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Pledge to cut business rates brings relief to the high street

Retailers have been demanding an overhaul of the system for several years.

The Queen said the government will bring forward rates legislation (Isabel Infantes / PA)
The Queen said the government will bring forward rates legislation (Isabel Infantes / PA)

By PA City Staff

The Prime Minister has pledged to cut business rates for thousands of retailers, pubs and restaurants across England and Wales to aid under-threat high streets.

The Government said it will increase the retail discount on rates by a third to 50%, at a cost of £320 million.

High streets have been badly affected by shop closures and administrations in recent years as firms struggle to cope with soaring rents and significant business rates.

The Queen told Parliament: “To support business my Government will increase tax credit for research and development, establish a national skills fund and bring forward changes to business rates.”

The policy matches the Conservatives’ manifesto commitment to reduce business rates and implement the tax break across shops, restaurants, pubs and cinemas from April.

The tax break will be implemented across more than 400,000 retail properties which have a rateable value under £51,000.

Experts and analysts welcomed the commitment to address the issues with business rates, but said more work needs to be done in the long term.

Robert Hayton, head of UK business rates at real estate adviser Altus Group, warned that manifesto costings meant the £770 million retail discount for next year would be removed in April 2021 and replaced with just a £10 million a year discount for the following three years.

He added: “The three main issues for business is the total level of the tax take, up £6 billion a year since 2010; ensuring that rates bills fall in line with declining property values at the next revaluation rather than tax reductions being gradually phased in with the need for excessive property valuations to be corrected far quicker.”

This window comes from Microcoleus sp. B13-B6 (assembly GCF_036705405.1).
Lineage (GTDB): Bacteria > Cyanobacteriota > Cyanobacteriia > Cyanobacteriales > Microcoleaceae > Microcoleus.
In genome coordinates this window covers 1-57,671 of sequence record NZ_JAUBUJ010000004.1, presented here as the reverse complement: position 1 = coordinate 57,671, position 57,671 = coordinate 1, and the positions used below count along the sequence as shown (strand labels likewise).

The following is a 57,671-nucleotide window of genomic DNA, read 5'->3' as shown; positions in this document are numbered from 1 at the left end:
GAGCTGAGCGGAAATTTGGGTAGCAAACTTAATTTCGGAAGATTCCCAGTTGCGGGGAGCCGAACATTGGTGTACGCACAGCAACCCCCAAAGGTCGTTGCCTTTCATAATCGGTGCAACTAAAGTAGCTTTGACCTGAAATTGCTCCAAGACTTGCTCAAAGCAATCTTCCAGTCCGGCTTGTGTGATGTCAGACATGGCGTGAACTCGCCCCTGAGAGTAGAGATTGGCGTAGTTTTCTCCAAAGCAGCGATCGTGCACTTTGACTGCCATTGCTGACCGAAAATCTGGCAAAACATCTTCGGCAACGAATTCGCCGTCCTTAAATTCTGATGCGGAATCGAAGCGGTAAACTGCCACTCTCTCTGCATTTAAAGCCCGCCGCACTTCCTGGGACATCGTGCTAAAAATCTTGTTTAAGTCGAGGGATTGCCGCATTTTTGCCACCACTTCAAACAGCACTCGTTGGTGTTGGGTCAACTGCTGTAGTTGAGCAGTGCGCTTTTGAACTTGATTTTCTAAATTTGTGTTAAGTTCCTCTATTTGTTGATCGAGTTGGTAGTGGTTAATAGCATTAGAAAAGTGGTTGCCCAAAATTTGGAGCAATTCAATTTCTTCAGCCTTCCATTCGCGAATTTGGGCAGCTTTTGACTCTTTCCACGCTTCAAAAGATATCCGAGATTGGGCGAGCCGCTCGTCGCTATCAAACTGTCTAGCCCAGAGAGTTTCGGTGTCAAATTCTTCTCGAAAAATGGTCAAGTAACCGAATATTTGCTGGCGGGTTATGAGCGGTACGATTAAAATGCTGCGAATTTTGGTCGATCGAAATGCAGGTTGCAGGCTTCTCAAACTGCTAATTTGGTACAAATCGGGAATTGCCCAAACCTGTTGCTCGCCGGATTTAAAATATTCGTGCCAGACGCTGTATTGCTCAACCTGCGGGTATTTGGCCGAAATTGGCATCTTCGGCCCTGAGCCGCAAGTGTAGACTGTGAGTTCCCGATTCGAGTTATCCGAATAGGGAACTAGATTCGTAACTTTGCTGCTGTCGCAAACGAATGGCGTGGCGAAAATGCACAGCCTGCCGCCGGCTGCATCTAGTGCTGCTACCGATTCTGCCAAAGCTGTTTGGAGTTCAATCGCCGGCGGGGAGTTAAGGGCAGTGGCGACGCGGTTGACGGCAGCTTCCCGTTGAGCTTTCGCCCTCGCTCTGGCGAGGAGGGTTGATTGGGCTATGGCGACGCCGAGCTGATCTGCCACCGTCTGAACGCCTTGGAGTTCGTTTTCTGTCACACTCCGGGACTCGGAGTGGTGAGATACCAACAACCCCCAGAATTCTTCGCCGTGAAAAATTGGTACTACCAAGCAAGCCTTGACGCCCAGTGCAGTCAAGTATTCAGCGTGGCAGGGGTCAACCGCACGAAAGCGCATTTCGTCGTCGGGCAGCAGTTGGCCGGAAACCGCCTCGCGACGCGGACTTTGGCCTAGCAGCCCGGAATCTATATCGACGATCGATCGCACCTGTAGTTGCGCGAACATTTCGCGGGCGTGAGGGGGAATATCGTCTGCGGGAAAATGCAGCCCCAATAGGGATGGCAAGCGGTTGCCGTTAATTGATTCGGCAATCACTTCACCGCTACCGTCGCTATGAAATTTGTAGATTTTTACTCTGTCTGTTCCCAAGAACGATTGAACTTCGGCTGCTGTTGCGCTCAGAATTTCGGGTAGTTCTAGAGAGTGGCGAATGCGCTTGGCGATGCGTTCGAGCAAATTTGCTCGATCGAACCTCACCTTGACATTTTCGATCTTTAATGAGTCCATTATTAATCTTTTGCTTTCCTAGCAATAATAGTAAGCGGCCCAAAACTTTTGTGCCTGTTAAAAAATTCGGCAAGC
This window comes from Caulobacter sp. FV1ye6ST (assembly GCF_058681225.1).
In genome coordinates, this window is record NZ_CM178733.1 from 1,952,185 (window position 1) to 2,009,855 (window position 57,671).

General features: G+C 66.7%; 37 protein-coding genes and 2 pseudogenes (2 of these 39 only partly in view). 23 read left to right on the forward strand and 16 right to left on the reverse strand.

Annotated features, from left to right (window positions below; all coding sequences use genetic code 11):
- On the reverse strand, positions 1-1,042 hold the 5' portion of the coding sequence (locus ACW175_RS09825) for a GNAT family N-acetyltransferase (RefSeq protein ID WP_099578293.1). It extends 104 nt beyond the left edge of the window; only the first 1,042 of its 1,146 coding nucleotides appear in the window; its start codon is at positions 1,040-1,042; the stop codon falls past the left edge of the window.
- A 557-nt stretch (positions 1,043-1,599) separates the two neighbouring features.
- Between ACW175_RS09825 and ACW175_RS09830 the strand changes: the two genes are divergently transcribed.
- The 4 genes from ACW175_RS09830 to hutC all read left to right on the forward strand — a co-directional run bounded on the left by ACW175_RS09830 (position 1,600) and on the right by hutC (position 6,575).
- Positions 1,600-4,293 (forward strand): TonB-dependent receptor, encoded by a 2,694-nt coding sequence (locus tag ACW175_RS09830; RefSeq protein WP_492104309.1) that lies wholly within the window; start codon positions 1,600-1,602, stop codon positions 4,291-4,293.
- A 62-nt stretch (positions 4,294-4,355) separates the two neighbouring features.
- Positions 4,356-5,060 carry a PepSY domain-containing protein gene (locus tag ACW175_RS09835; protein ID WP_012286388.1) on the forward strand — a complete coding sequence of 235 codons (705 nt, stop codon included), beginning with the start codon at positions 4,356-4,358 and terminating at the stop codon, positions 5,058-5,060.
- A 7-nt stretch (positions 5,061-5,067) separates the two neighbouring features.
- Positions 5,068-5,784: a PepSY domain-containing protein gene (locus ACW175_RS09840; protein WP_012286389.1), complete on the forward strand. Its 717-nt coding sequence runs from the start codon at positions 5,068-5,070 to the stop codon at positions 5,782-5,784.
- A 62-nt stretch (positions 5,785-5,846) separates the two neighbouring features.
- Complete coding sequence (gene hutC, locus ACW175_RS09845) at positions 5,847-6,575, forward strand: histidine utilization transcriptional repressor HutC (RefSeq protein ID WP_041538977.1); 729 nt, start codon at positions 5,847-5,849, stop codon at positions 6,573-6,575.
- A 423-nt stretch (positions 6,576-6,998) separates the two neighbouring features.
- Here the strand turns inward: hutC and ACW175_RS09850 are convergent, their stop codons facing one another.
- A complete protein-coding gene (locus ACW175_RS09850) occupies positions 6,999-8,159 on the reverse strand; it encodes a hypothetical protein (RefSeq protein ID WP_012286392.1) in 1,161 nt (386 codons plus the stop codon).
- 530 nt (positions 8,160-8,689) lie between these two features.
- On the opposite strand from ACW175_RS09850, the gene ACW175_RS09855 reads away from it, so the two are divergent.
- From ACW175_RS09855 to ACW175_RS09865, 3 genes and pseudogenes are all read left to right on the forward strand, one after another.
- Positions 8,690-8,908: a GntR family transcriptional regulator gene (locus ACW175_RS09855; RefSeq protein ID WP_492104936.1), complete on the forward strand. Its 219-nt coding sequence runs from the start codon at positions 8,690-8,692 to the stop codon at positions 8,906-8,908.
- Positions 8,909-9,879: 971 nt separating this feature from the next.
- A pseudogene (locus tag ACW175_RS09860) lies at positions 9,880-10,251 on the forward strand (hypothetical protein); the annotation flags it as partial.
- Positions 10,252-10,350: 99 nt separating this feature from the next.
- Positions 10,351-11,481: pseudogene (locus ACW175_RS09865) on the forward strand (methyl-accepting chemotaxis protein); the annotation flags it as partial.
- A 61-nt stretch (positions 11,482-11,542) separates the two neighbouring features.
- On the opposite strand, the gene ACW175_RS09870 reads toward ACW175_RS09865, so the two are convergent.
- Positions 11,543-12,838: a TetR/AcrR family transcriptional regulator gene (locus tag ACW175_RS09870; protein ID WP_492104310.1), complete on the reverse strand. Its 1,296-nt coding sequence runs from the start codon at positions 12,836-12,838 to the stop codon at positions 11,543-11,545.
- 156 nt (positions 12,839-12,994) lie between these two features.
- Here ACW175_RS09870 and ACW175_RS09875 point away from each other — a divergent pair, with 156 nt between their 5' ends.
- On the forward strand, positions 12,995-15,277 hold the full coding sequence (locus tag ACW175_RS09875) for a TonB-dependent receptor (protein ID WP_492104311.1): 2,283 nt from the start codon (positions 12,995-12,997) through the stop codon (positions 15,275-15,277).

The details from the Government are expected to be revealed more fully at the budget next year, alongside a review of the current rates regime.

The Conservatives had already promised in the last parliament to change the revaluation – which determines how big the rates bill should be – from every five years to every three years.

This was slated for a vote, but following the prorogation of parliament the bill for the new legislation was dropped – despite an estimated £50 million already spent on preparations.

Revaluations are a major sticking point for retailers, with many saying they create an artificially high rates bill.

Earlier this week, Sports Direct’s Mike Ashley called for an overhaul of business rates, pointing out he would have to start closing some unprofitable House of Fraser stores, which pay no rent but have rates bills based on outdated valuations of the properties.

Mr Ashley said on Monday: “All I want to do is pay the right amount of rates. We have stores that are massively profitable that pay too little rates. The rating system is such a joke. It’s so broken and unworkable.”

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